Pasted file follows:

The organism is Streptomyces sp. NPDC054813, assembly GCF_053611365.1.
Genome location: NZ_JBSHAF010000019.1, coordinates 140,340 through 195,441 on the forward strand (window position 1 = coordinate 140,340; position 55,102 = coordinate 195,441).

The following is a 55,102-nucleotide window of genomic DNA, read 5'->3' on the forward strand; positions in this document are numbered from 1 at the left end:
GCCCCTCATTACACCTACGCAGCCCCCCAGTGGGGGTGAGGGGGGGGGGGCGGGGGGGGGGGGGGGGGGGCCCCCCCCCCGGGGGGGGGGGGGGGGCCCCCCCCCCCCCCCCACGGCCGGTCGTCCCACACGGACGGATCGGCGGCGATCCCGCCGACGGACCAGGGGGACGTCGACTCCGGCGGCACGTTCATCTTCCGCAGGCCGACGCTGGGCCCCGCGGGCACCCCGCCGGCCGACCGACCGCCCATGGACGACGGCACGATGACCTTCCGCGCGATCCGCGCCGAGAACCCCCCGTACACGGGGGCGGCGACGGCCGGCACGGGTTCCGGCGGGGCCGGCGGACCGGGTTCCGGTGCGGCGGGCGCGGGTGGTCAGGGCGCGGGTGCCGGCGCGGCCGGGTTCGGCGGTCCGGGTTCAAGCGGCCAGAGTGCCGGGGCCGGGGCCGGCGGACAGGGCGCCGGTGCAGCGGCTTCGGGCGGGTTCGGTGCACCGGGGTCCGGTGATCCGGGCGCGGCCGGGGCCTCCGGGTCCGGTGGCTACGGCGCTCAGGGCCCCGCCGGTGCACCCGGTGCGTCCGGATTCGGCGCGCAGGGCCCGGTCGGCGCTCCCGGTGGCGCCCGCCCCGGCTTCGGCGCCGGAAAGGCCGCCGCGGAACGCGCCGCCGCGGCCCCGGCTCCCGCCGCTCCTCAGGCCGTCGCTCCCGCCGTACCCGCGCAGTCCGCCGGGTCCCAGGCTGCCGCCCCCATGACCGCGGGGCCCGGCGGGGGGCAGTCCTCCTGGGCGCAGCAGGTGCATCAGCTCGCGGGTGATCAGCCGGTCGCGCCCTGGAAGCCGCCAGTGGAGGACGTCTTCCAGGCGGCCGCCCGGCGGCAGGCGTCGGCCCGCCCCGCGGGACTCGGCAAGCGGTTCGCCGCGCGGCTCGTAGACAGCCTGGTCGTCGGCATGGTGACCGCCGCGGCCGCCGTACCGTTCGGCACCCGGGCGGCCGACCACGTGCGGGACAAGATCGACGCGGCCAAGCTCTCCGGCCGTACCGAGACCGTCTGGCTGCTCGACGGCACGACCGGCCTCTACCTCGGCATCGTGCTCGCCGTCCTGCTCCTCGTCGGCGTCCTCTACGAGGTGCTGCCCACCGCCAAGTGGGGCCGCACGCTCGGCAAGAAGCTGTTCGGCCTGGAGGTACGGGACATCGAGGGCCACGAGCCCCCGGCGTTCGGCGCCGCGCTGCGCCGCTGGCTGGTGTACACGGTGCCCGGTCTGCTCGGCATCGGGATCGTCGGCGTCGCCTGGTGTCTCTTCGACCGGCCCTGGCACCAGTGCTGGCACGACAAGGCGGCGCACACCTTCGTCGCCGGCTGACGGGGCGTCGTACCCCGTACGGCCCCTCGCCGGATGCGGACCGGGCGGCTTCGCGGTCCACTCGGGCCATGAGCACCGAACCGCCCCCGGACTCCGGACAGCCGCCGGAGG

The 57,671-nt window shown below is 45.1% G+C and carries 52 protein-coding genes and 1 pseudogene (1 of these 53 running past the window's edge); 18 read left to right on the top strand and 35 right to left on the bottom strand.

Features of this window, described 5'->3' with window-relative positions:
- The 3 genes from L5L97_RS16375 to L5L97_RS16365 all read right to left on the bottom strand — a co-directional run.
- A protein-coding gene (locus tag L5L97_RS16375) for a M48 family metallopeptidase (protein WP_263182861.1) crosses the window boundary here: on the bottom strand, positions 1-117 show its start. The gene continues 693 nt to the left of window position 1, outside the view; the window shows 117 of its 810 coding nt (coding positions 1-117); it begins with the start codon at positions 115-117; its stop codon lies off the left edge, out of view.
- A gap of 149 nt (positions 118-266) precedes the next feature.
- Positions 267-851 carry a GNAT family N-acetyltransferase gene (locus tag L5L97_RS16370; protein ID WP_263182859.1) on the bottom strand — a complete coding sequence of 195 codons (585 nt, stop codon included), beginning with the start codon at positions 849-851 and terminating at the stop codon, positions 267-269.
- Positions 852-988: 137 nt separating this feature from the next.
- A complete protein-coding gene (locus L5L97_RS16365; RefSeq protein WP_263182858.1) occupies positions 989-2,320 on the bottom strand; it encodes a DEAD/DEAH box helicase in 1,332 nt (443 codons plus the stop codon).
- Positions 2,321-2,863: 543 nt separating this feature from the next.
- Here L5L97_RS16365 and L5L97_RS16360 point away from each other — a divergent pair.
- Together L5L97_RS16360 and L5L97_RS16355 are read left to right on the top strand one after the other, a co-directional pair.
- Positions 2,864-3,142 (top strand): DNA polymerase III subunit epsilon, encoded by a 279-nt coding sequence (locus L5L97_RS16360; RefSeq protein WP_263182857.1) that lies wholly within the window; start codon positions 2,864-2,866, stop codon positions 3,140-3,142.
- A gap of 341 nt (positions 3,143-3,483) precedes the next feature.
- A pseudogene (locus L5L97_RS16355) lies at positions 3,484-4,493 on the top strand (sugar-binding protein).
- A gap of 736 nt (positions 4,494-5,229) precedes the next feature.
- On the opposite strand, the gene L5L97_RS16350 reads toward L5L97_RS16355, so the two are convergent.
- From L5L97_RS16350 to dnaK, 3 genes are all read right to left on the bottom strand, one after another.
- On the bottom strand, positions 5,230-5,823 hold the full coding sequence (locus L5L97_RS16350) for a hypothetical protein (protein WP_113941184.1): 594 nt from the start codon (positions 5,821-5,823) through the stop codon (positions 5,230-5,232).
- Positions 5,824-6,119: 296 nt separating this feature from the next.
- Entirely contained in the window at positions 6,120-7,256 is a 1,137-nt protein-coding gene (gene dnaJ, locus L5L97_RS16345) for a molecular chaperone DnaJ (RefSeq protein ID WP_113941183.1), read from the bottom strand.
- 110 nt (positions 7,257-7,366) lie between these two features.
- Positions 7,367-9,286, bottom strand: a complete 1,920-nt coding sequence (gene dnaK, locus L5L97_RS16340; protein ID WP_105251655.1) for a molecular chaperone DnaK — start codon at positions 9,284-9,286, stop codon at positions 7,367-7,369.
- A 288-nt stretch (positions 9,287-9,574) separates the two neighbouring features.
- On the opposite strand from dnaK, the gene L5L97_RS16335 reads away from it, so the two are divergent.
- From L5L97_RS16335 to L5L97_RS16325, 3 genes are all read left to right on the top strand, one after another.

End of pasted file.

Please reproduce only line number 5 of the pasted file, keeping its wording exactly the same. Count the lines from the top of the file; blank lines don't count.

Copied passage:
The 57,671-nt window shown below is 45.1% G+C and carries 52 protein-coding genes and 1 pseudogene (1 of these 53 running past the window's edge); 18 read left to right on the top strand and 35 right to left on the bottom strand.